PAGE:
The great ‘Escape’

By Gus Bode

‘Harold And Kumar Escape From Guantanamo Bay’

Rated R

Starring: John Cho, Kal Penn, Neil Patrick Harris

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Directed by John Hurwitz and Hayden Schlossberg

Run time: 102 minutes

4.5 out of 5 stars

Four years after they ventured to White Castle, Harold and Kumar have returned. Luckily for everyone who loved them the first time around, not much has changed. For everyone else, don’t bother going.

Shockingly, “Harold and Kumar Escape From Guantanamo Bay” is just as good as its predecessor. It has big laughs, cheap shots, political commentary and even some surprising sweetness as it progresses. Comedies don’t come much better than this one.

Picking up mere minutes after the first film ended, Harold (John Cho) and Kumar (Kal Penn) are getting ready to go to Amsterdam to meet Harold’s love, Maria. After an awkward encounter with Kumar’s old college girlfriend and her fianc’eacute;, they get on the plane and after a series of misunderstandings, are pegged as terrorists and sent to Guantanamo Bay.

It wouldn’t be much of a movie if they spent the whole time there, so they quickly escape, head for Miami, and once again go on a wild road trip, meeting the Ku Klux Klan, inbred Southerners and, of course, Neil Patrick Harris.

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The misadventures pile up on each other, as do the jokes, and it’s surprising that almost all of them work, from the gross-out jokes to the stoner humor to the clueless FBI agent played by Rob Corddry to the scenes that play on the inherent racism and stupidity of Americans.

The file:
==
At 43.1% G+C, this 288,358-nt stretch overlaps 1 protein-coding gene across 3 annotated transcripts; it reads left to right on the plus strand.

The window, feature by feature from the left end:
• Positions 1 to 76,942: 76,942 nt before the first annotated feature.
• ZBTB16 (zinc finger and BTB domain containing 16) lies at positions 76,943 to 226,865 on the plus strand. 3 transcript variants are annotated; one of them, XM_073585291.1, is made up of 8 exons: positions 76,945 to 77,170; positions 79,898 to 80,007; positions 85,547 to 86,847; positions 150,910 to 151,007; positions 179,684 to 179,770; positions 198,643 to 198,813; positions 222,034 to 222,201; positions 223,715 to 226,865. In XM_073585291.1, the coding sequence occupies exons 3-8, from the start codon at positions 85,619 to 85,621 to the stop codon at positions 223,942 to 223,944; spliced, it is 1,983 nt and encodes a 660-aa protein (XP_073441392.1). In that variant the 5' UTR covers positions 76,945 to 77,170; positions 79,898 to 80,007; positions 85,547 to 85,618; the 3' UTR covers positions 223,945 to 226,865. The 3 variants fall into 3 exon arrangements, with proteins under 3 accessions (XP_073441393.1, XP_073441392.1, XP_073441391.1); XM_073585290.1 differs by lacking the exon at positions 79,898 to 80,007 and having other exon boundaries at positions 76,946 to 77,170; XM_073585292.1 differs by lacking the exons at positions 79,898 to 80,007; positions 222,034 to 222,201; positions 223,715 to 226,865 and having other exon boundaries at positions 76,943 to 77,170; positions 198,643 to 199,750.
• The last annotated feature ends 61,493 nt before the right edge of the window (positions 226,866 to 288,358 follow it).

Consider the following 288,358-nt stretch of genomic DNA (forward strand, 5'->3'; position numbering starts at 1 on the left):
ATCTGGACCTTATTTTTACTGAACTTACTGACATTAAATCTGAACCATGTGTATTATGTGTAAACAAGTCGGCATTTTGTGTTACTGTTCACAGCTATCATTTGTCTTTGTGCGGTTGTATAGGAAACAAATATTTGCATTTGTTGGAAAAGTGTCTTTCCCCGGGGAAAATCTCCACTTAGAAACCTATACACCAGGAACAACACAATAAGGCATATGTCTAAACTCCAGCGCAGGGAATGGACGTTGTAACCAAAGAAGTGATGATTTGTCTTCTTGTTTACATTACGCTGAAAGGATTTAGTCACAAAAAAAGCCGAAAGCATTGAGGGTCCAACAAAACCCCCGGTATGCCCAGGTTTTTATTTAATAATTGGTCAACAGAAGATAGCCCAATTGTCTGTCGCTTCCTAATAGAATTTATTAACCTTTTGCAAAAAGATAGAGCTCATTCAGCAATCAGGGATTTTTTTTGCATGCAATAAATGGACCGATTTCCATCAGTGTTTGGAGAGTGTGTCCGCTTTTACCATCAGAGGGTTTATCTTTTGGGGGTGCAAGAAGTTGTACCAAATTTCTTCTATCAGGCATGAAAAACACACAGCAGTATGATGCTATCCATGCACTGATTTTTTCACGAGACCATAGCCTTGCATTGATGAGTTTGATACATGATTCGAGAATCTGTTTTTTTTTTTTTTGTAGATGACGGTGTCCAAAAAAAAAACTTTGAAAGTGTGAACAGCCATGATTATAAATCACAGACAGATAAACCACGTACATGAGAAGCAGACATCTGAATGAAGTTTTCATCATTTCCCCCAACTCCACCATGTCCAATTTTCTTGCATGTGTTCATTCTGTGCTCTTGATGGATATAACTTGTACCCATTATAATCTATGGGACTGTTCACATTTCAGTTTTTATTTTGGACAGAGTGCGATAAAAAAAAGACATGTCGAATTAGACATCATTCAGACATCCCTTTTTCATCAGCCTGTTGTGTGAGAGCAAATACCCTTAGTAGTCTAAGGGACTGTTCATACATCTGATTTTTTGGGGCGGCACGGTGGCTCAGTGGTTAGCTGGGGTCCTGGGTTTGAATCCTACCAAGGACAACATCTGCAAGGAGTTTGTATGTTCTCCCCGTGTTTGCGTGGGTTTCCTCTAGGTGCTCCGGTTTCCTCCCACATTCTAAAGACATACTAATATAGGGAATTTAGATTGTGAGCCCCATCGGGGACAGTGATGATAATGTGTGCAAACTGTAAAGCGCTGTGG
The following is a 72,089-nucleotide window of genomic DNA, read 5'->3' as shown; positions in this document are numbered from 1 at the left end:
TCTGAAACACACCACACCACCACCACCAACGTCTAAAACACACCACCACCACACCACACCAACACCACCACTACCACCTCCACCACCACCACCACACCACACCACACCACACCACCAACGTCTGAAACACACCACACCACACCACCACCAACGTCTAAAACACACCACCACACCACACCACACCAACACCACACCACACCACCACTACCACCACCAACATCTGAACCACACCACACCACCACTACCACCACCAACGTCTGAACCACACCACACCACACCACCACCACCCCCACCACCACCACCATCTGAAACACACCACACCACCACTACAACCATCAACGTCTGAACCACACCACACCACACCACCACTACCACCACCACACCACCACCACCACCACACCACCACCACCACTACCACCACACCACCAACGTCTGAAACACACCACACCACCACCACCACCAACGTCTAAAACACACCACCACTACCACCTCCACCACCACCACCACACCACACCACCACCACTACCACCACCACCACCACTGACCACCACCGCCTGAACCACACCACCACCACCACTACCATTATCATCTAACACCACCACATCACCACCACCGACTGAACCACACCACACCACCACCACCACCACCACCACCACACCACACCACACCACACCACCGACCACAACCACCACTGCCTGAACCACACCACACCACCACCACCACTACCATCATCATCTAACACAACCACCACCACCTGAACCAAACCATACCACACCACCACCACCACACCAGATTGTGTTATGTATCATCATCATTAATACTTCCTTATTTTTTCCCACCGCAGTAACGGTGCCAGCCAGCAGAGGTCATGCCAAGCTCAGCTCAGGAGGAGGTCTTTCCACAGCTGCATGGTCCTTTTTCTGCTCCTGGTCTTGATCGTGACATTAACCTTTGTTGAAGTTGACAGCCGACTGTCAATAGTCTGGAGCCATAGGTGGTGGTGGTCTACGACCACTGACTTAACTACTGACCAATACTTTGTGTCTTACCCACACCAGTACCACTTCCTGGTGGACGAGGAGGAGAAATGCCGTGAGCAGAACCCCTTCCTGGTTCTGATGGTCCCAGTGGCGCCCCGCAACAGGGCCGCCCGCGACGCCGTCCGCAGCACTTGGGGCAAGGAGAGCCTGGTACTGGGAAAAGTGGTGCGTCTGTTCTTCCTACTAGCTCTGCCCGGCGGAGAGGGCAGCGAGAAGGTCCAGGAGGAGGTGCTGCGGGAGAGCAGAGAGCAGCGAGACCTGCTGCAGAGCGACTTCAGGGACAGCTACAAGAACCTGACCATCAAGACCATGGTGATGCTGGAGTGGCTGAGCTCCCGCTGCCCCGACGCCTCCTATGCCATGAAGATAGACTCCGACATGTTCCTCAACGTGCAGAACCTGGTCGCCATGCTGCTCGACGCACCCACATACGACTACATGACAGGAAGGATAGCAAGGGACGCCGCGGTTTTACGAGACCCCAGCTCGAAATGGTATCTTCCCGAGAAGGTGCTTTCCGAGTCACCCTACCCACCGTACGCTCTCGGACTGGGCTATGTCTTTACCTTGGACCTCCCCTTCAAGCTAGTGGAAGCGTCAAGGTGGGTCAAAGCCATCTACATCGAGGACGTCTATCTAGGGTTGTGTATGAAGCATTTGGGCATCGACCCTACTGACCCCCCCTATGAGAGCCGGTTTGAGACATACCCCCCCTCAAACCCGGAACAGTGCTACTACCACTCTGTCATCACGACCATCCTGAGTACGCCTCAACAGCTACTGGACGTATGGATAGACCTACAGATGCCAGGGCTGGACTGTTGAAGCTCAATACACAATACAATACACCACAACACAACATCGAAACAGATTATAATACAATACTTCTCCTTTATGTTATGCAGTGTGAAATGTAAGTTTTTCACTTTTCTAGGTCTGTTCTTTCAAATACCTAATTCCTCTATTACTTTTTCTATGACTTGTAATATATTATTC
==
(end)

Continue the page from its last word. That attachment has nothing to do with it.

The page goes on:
The movie makes you think it’s going to go to one place and then does a U-turn to provide an even bigger laugh, especially apparent in a scene involving a can of grape soda. Not to mention the film makes numerous references to the original film that are fall down funny.

The movie also offers some wonderful commentary on our government and suggests that perhaps our president isn’t as much of a Nazi as everyone thinks he is. Maybe this is how Hollywood should approach films about Iraq: with a healthy dose of laughs and a bit of satire. As the film says, you don’t have to love the government – you just have to love the country.

Aside from the comedic duo at its helm, the film features numerous other comedic moments from a variety of performers, including Ed Helms, Missy Pyle and, since it can’t be mentioned enough, Harris, who once again steals the movie away for 15 minutes of sheer brilliance. Watching him ride a unicorn is beautiful.

The reason the film works so well is because Harold and Kumar are the best hetero life partners since Jay and Silent Bob. They bicker, fight and have realistic scuffles as friends with different personalities, but their love of weed and their deep seeded love for each other shines through on screen. They’re the kind of guys you want to hang out with.

When the film moves toward their love lives as it progresses, and their friendship threatens to break up, the audience feels for them and hopes everything turns out all right. There’s a scene toward the end that is sweeter and funnier than anything “Sarah Marshall” produced, and that’s saying something.

“HAKEFGB” might be the funniest film so far this year, and will certainly provide laughs for many years to come. One hopes another adventure is soon in the future for these two guys.

Wes Lawson can be reached at 536-331 ext. 275 or [email protected]

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